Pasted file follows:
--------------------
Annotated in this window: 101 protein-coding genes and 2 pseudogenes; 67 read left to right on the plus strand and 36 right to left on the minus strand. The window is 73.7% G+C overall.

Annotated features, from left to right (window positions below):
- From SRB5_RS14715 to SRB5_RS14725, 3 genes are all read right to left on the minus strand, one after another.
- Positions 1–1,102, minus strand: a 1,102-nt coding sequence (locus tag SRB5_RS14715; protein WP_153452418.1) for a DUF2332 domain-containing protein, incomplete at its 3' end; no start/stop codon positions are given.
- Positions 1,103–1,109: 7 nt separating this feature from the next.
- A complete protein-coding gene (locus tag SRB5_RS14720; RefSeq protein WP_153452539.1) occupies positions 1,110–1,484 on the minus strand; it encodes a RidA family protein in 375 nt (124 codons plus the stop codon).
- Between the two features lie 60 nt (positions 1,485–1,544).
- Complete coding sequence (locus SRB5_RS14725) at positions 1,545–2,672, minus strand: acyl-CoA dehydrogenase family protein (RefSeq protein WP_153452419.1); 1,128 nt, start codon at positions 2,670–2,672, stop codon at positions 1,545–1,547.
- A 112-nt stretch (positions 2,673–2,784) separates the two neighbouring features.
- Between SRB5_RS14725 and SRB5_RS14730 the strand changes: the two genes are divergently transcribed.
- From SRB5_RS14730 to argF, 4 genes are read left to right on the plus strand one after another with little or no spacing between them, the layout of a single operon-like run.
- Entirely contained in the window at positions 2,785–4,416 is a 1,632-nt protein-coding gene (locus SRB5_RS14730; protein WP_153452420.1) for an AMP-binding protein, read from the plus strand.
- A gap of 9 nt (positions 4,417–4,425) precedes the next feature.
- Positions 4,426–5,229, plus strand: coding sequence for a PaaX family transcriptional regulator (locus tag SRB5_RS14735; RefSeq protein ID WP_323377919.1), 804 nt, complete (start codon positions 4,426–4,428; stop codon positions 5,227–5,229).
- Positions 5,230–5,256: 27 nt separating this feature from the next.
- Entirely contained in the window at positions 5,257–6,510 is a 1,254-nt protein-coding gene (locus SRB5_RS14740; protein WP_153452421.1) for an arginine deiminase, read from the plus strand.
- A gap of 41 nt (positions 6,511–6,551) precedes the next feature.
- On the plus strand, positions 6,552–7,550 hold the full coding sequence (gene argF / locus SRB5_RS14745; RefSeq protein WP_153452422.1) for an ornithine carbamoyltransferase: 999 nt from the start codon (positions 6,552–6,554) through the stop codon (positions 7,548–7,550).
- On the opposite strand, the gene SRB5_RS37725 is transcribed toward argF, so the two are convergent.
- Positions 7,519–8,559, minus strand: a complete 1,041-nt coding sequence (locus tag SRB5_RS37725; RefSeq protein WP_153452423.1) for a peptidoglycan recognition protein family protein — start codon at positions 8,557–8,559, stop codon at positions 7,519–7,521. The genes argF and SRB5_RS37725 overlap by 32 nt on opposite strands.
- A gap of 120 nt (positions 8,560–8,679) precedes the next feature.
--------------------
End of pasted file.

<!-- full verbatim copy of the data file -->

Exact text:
Annotated in this window: 101 protein-coding genes and 2 pseudogenes; 67 read left to right on the plus strand and 36 right to left on the minus strand. The window is 73.7% G+C overall.

Annotated features, from left to right (window positions below):
- From SRB5_RS14715 to SRB5_RS14725, 3 genes are all read right to left on the minus strand, one after another.
- Positions 1–1,102, minus strand: a 1,102-nt coding sequence (locus tag SRB5_RS14715; protein WP_153452418.1) for a DUF2332 domain-containing protein, incomplete at its 3' end; no start/stop codon positions are given.
- Positions 1,103–1,109: 7 nt separating this feature from the next.
- A complete protein-coding gene (locus tag SRB5_RS14720; RefSeq protein WP_153452539.1) occupies positions 1,110–1,484 on the minus strand; it encodes a RidA family protein in 375 nt (124 codons plus the stop codon).
- Between the two features lie 60 nt (positions 1,485–1,544).
- Complete coding sequence (locus SRB5_RS14725) at positions 1,545–2,672, minus strand: acyl-CoA dehydrogenase family protein (RefSeq protein WP_153452419.1); 1,128 nt, start codon at positions 2,670–2,672, stop codon at positions 1,545–1,547.
- A 112-nt stretch (positions 2,673–2,784) separates the two neighbouring features.
- Between SRB5_RS14725 and SRB5_RS14730 the strand changes: the two genes are divergently transcribed.
- From SRB5_RS14730 to argF, 4 genes are read left to right on the plus strand one after another with little or no spacing between them, the layout of a single operon-like run.
- Entirely contained in the window at positions 2,785–4,416 is a 1,632-nt protein-coding gene (locus SRB5_RS14730; protein WP_153452420.1) for an AMP-binding protein, read from the plus strand.
- A gap of 9 nt (positions 4,417–4,425) precedes the next feature.
- Positions 4,426–5,229, plus strand: coding sequence for a PaaX family transcriptional regulator (locus tag SRB5_RS14735; RefSeq protein ID WP_323377919.1), 804 nt, complete (start codon positions 4,426–4,428; stop codon positions 5,227–5,229).
- Positions 5,230–5,256: 27 nt separating this feature from the next.
- Entirely contained in the window at positions 5,257–6,510 is a 1,254-nt protein-coding gene (locus SRB5_RS14740; protein WP_153452421.1) for an arginine deiminase, read from the plus strand.
- A gap of 41 nt (positions 6,511–6,551) precedes the next feature.
- On the plus strand, positions 6,552–7,550 hold the full coding sequence (gene argF / locus SRB5_RS14745; RefSeq protein WP_153452422.1) for an ornithine carbamoyltransferase: 999 nt from the start codon (positions 6,552–6,554) through the stop codon (positions 7,548–7,550).
- On the opposite strand, the gene SRB5_RS37725 is transcribed toward argF, so the two are convergent.
- Positions 7,519–8,559, minus strand: a complete 1,041-nt coding sequence (locus tag SRB5_RS37725; RefSeq protein WP_153452423.1) for a peptidoglycan recognition protein family protein — start codon at positions 8,557–8,559, stop codon at positions 7,519–7,521. The genes argF and SRB5_RS37725 overlap by 32 nt on opposite strands.
- A gap of 120 nt (positions 8,560–8,679) precedes the next feature.